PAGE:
Exploring the mighty Jurassic Coastline
On Boxing Day I was still fighting and losing to the mighty flu battle but I was not giving in. Nothing was going to stop me from seeing the almighty Jurassic Coast. We set off early as we had lots to explore. The term no rest for the wicked really applies!!! I could give in to the flu or brush it aside. Our first sight was the old ruins of Corfe Castle which sits perched on a hill top.
We also stopped to take in the panoramic hinterland views of Studland. Peace and tranquility all are in this stunning wilderness.
Old Harry’s Rock
We had been blessed with sunshine and blue skies. It was hard to believe that today was a winter’s day. Old Harry’s Rock, was my number one thing to see here. We did a beautiful coast walk which lead us to stunning Old Harry’s Rock. Wow, wow is our only words as the crystal clear water lapped at the feet of this giant white stack. With only a week left of our 13 month adventure it is hard to believe that we are still in awe of the sights we are seeing.
The chalk iconic stacks are made from the compressed remains of tiny sea creatures. Mixing these stacks with white cliffs, clear ocean and rolling green pastoral lands we ready were standing in a picture postcard land.
We headed inland off the cliffs along a woodland walk. We were again taken back at how unique and interesting this forest was in winter. Parts were overgrown with green, green vines and the other areas were twig woods and thicket tunnels.
We followed the woodland path out to the clearing of fields where we were graced by the presents of wild grazing deer. Startled by our presence they gracefully bounced through the fields. Another bucket list moment as we stood admiring these beauties.
Overjoyed we headed back into the clutches of the dark twisted woods. This was a really interesting forest.
We learned that this woods is called, Middle or Coppicing Woods. It contains Hazel trees and Scots Pines, planted in the 1800’s.
Before heading back to the car we took another muddy path down to the shore. This gave us a different perspective of the cliffs we had just walked on. When we returned to the car park it was now full of Boxing Day walkers armed with their dogs. We nicknamed it Doggy Day Out. If only Australia could get onboard and take a step out of the Stone Age and allow families to enjoy their pets in National Parks.
We headed to another hot spot along the Jurassic Coast called Lulworth Cove. Check the car park photo, mmm!!! We were definitely not getting this beautiful nature area to ourselves. It was a stunning day and peak holidays in full swing. Hiking is a popular past time for both young, old and for a furry friend. Lulworth Cove has a good visitor centre and some wonderful coastal walking paths. We headed straight down to the cove to walk along the pebbled beach.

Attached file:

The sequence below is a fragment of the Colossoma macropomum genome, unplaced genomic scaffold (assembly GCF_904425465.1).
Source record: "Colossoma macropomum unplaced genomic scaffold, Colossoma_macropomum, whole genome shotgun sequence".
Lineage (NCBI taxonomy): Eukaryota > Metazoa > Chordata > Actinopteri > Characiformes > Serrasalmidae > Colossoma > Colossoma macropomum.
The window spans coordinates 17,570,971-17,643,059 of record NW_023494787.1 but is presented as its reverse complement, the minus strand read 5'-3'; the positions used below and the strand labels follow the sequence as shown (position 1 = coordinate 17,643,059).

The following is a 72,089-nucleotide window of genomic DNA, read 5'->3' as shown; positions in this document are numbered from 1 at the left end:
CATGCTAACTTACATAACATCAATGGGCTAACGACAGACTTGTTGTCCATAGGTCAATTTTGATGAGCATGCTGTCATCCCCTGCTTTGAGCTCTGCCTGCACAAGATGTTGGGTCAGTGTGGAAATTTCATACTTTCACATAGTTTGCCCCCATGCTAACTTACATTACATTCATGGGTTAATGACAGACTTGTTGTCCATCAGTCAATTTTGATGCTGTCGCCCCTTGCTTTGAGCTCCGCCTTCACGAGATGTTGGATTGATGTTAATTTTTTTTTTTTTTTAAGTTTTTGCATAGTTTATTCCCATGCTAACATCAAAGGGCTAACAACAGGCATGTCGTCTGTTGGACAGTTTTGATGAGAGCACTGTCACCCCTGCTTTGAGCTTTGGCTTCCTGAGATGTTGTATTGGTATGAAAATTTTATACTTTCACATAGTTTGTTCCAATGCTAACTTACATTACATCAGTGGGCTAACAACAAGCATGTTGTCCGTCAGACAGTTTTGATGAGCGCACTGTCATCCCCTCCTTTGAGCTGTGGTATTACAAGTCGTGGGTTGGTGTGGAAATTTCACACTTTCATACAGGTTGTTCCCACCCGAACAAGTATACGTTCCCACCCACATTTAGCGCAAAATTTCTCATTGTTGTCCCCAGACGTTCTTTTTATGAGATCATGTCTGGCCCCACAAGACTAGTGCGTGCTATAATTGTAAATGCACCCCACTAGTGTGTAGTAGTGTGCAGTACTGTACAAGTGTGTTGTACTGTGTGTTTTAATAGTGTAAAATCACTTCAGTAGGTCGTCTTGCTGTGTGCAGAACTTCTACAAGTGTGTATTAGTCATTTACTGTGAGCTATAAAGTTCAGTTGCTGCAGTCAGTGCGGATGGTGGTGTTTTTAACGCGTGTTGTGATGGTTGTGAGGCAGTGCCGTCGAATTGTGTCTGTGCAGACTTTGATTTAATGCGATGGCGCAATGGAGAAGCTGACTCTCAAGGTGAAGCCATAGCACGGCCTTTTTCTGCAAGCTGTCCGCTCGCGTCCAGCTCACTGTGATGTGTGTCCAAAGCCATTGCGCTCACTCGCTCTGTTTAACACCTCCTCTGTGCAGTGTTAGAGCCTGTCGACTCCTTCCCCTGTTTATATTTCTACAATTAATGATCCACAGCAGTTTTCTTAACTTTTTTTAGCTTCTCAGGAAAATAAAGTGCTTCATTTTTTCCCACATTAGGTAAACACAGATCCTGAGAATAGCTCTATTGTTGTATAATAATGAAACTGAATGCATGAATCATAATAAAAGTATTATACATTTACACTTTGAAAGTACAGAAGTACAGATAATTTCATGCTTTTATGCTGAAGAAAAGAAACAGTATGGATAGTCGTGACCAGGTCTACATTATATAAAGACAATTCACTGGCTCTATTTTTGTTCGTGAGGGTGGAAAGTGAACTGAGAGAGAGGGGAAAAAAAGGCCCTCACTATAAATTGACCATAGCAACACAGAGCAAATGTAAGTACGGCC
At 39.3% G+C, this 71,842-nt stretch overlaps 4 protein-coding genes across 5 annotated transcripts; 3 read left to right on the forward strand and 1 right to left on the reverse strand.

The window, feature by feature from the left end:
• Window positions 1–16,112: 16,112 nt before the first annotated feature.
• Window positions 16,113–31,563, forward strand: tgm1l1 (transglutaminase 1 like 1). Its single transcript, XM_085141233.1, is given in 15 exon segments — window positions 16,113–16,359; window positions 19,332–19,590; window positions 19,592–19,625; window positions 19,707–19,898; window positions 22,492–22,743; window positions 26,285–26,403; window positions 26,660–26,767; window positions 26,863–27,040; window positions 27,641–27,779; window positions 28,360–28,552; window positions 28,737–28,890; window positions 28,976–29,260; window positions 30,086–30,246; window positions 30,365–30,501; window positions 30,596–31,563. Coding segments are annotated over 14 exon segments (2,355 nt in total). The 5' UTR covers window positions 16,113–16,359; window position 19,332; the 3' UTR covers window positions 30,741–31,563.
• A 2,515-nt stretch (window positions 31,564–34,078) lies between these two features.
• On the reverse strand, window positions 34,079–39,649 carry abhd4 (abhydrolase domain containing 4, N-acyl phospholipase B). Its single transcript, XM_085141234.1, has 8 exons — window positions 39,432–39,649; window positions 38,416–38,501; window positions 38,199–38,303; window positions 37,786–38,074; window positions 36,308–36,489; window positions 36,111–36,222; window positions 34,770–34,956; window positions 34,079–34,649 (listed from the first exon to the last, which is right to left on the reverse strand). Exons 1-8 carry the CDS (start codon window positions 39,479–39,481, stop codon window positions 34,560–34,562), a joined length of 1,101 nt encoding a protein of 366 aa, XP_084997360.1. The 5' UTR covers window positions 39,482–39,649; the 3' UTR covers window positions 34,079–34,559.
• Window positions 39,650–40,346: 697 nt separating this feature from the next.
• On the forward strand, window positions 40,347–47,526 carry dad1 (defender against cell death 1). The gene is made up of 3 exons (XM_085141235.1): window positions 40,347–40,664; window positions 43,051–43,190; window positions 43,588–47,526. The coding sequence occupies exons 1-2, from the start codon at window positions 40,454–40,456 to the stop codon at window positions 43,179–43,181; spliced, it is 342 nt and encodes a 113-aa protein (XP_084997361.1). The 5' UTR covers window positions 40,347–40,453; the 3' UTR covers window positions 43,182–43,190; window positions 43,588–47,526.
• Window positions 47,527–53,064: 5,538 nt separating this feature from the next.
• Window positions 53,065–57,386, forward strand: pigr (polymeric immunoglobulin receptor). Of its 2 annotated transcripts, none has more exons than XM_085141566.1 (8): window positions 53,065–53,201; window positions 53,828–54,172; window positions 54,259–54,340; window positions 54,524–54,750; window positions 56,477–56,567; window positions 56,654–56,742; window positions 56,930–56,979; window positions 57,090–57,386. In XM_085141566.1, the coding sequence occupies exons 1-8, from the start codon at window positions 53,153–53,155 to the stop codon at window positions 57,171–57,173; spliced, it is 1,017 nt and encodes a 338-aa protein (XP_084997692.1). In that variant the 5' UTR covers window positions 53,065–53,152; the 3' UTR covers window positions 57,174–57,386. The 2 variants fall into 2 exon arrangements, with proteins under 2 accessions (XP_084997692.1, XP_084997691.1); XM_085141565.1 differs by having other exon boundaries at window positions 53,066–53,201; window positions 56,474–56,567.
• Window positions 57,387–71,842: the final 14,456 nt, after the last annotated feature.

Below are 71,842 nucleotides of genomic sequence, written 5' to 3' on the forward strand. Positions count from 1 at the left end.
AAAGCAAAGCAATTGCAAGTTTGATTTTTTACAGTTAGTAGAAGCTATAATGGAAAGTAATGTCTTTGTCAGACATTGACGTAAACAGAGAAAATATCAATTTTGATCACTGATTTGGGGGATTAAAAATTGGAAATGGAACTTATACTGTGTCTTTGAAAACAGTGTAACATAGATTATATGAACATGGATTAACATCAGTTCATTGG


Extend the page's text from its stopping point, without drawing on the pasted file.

High cliffs once again protect the cove which is flooded with clear waters.
It was a joy to hike up the hill to enjoy the cliffs before us that, from the time of dinosaurs, had been twisted by the powers of the earth. The rocks here showed how they had been forced upwards. The best example of geological rocks we had ever seen.
Whilst enjoying the view we also spotted a kestrel hovering above us. We watched in awe as he caught a mouse. Mmm!! Another bucket list experience.
Our next scenic hike was to a truly spectacular rock formation called Durdle Door. This is the magical place Rob had been waiting for. We also timed it well as the sun was low in the sky. This place really took our breath away. I don’t think you could get a better coastal view!!!!
We spotted this horse in the hillside as we drove towards Abbotsbury. We enjoyed driving through Abbotsbury. We have added it to our next time list as the Swannery was closed.
The coastal drive with the sinking sun was stunning.
We finally watched the sun sink below the skyline as we wandered along the Hive Beach at Burton Bradstock. This is a very popular swimming beach with families. It also has a restaurant and cafe which sits overlooking the beach.
Here we marvelled at the red and orange cliff faces. These rock faces are recorded at 185 million years old!!!
We had a spectacular day which reinforced our love that we have for Devon, Dorset and Cornwall. I don’t think a day could ever get anymore inspiring!!!